A daughter you want to adopt

Gaetano Donizetti's music is a triumph of the human spirit. In a short, tragedy-filled life (including the premature death of his wife, their three children and his own descent into illness and insanity), he wrote some of the most vibrant, charming, delightful operas – and those are just the comedies among 75 operas written during 27 years.

San Francisco Opera opened 1840’s “The Daughter of the Regiment” on Tuesday in a new, wonderfully musical production that does justice to the effervescent comedy.

The thin story about a tomboy raised by soldiers, fighting her way to romance and happiness, is lifted by memorable melodies and rhythms; there is no need “to whistle the sets,” meager as they are.

Kudos are in order for many involved, but Diana Damrau's San Francisco debut in the title role is the one to treasure most.

A blend of Beverly Sills and Carol Burnett (with a Pippi Longstocking 'do), the tiny coloratura raced about several marathons' worth, and was “on” pretty much every minute of the two-and-a-half-hour evening, singing brilliantly. She’s now among the chosen artists warmly adopted by the War Memorial audience.

Juan Diego Flórez repeated his much-heralded Metropolitan Opera triumph as Tonio, except he performed the nine-high-C aria only once; locals here didn't live up to the Met audience's persistence in “making” him repeat “Ah! mes amis.”

Matching Damrau in stature and energy, Flórez also did an excellent acting job. Yet, slightly overwhelmed by stage business, the pair didn’t quite convey the  chemistry that the couple should have.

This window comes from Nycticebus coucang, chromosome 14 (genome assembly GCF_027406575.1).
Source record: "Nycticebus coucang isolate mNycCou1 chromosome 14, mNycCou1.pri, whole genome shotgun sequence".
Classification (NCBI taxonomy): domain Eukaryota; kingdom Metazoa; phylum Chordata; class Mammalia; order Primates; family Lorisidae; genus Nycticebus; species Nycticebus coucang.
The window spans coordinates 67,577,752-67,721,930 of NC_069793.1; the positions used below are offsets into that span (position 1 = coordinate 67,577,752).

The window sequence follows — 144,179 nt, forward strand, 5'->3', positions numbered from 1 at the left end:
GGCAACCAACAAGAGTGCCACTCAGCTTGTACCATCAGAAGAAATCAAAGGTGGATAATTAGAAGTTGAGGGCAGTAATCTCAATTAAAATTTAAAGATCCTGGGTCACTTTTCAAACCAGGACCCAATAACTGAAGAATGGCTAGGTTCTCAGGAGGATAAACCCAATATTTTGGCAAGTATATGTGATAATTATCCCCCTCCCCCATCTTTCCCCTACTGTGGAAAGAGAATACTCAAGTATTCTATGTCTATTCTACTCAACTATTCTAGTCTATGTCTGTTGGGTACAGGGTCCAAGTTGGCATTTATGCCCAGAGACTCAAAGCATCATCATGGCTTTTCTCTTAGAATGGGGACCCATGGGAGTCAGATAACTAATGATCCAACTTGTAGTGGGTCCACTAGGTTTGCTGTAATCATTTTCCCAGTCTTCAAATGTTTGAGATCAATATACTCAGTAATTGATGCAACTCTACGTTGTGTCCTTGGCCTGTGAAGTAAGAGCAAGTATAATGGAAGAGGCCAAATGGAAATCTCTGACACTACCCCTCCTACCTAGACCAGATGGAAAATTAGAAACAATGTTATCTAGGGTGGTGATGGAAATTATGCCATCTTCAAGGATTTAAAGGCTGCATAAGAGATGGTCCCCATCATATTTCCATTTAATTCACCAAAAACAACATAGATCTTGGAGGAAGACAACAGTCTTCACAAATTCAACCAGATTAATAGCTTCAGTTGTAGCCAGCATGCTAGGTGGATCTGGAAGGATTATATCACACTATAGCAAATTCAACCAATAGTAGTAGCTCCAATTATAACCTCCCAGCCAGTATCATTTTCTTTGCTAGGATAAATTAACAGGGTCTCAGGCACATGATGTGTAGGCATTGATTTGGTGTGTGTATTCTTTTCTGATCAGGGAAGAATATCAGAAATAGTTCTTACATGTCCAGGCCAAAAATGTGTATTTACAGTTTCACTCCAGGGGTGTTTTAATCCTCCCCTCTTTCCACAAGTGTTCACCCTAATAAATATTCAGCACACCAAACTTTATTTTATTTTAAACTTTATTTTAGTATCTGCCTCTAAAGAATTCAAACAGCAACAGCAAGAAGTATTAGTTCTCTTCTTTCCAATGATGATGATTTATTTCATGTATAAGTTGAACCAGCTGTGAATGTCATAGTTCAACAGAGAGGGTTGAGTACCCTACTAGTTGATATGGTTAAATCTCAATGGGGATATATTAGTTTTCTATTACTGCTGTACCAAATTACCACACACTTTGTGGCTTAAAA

In another local debut, Bruno Pratico inhabited the role of Sulpice with relish, making the best of a voice with limited projection.

On the other hand, Meredith Arwady's Marquise blasted the huge theater, in a good way. Judging by a hilarious excerpt from the role opening night, Arwady's upcoming Delilah will be a sensation.

Sheila Nadler's Duchess was a hoot.

The U.S. debut of conductor Andriy Yurkevych turned out well, after an uncertain overture. The orchestra pretty much disappeared the rest of the evening – another good thing.

Ian Robertson's Opera Chorus sang loud and clear, and very much in French.

The Laurent Pelly production (a joint effort with the Met, Vienna State Opera and Covent Garden) is quite hyper; in local associate director Roy Rallo's hands, the excesses were played up and no shtick went without amplification.

Yet that didn't matter. With Donizetti's spirit, fabulous vocal performances and Damrau's athleticism, a mighty good time was had by all.

OPERA REVIEW 

The Daughter of the Regiment

Presented by San Francisco Opera

Where: War Memorial Opera House, 301 Van Ness Ave., San Francisco

When: 8 p.m. Oct. 16 and 31; 7:30 p.m. Oct. 19, 22 and 28; 2 p.m. Oct. 25

Tickets: $15 to $310

Contact: (415) 864-3330; www.sfopera.com

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